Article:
Matt’s remodeling his bathroom, and he wants to know how to convert from copper to plastic piping, better known as Pex. He puts it as PVC, but it’s called Pex.
So here’s his situation…
|Hey, I am remodeling my bathroom, and I have old copper piping from my show drain. I have been reading about PVC from the drain but I don’t how to connect it to my copper pipes and if I can do so. |
Question from Matt:
The drain is not in the place I need it to be. What are your recommendations involving show drains?
That’s a great question, Matt. Let me ask you a question…
I’m going to assume that it’s a raised foundation. If it’s a slab, then you’re going to have to remove that drain with a 30-pound jackhammer. And then move it to the direction that you want to move it. Now keep in mind if it’s a slab, your slab is only four inches thick, but it’s the footing that goes down 18 to 24 inches.
“We come to you at least once a week and give you some answers to the questions that you send AskTheContractors.com.”Host, Todd Bird
But if it’s a slab and it’s in your bathroom, it should not be that hard to break-through. You’re going to be retiling or putting a shower pan in any way.
In fact, it’s a good time to move the shower if you have a raised foundation. That’s simple. You cut up area on your floor and you simply move the pipe to where you want it located.
There are converters that you can get coming off copper and going into PVC.
The converters are very easy to install. To start, your local plumbing shop will have that information, and if they don’t have it, they will order it for you.
The only thing I worry about is when people are remodeling and they have galvanized piping in there, in their home. A lot of the time, they want to convert it to copper. If so, you would need a dielectric converter. That takes the electrolysis out of the equation, and it separates the two metals.
It’s a converter that prevents electrolysis, that’s all it is.
That’s when you’re going to have a problem.
When you mix two metals, it’s going to have electrolysis which means you’ll find tiny pinholes in your plumbing down the road. It’s a very common thing in older homes when people remodel and they don’t think about that.
Let Me Explain a Little More About the Converter
On one side, the converter will have plastic that you can get your original plastic into or come out of, whichever you’re converting to. The other side would be copper. And like I mentioned before, electrolysis does not apply in this area because it’s metal to plastic. You don’t have to worry about electrolysis in this situation.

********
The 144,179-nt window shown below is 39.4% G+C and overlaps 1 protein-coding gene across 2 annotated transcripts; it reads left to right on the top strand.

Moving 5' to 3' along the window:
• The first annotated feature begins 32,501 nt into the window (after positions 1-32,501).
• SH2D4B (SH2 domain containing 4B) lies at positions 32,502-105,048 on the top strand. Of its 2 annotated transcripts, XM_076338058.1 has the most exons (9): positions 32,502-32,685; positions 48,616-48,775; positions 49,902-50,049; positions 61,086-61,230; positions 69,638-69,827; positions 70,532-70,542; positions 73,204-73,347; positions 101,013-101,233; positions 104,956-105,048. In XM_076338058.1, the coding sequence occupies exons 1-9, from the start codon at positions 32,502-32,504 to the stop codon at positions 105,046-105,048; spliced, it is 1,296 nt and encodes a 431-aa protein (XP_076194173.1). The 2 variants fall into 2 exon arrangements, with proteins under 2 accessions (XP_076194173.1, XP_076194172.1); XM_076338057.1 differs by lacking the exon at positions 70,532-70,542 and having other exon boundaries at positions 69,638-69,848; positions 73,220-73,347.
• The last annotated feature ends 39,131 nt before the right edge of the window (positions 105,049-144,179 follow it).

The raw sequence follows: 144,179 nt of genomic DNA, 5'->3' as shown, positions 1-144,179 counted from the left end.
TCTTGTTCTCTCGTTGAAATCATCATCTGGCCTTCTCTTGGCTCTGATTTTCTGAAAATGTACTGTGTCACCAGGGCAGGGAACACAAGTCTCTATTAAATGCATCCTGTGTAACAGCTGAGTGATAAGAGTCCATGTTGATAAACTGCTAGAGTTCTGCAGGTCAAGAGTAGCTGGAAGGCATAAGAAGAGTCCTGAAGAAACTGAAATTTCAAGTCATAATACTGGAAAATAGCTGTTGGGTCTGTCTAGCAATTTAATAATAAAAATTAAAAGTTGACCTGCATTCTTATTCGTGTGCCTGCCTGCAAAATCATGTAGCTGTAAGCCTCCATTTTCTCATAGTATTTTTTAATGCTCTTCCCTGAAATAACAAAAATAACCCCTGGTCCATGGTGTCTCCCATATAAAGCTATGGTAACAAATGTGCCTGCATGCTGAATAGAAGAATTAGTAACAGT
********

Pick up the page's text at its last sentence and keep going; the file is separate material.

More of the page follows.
Converters are very easy to find. It’s plastic on one side and converter for copper on the other.
- If you’re replacing water pipes a converter can come in one inch.
- Two inches if you’re replacing larger water pipes.
- Four inches if you’re doing sewage piping.
So, go to your local plumbing store:
“Usually there’s a person who is a plumber, or who used to be a plumber behind the counter to help you out…”Todd Bird, Host of AsktheContractors.com
Once you get that converter, you’re going to have to solder the end with the copper. Do not use a compression joint. They break. They fail. They’re not really good to use, at all.
Make sure to solder it.
You might have to have find someone who knows how to solder because you don’t want to mess up on that.
And then the other side is simple. Use PVC glue that you would use for plastic piping. It seems to me like you’re covering all your bases, Matt.
Hey folks, I want to know about your project
Send me the question AskTheContractors.com. And I appreciate all my listeners. Thank you so much. I’ve been your host Todd Bird, and I will catch you next time !!
More Questions, Answered:
- Question: Can you Suggest the Best Stone Backing Above a Fireplace?
- Question: Can I specify Retrofit Windows for an Existing Mobile Home?
- Question: Where Can I Replace This Odd Plumbing Faucet?
- Question: Do I Need Housing for New, Recessed LED Lights?
- Question: How can I fix my cracked Tongue & Groove ceiling board?